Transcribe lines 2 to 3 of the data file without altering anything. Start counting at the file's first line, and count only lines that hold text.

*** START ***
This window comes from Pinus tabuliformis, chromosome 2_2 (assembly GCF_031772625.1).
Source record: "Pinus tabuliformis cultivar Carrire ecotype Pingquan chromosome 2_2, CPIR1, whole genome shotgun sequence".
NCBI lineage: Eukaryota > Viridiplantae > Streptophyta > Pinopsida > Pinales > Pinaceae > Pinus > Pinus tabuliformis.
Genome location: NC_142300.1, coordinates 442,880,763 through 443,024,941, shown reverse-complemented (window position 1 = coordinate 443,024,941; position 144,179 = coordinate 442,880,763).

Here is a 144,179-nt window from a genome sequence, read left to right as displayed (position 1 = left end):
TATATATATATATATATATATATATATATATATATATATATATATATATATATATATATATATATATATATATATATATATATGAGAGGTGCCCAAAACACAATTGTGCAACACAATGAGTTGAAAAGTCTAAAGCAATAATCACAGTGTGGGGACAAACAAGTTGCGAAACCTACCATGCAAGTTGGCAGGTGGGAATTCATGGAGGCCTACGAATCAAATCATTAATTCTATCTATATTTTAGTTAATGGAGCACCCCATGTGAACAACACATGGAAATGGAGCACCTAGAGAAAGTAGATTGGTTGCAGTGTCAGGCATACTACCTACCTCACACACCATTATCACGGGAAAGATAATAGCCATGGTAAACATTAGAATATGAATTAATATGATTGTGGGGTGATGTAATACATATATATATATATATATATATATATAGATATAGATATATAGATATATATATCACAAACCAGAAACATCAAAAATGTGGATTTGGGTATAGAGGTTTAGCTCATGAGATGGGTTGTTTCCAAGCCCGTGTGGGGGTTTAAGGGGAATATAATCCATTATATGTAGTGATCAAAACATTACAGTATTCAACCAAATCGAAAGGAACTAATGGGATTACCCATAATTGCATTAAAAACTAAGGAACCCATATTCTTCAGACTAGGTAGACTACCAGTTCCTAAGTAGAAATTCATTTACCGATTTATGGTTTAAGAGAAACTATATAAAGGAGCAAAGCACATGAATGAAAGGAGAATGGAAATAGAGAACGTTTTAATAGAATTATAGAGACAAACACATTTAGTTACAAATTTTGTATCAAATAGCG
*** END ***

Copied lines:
Source record: "Pinus tabuliformis cultivar Carrire ecotype Pingquan chromosome 2_2, CPIR1, whole genome shotgun sequence".
NCBI lineage: Eukaryota > Viridiplantae > Streptophyta > Pinopsida > Pinales > Pinaceae > Pinus > Pinus tabuliformis.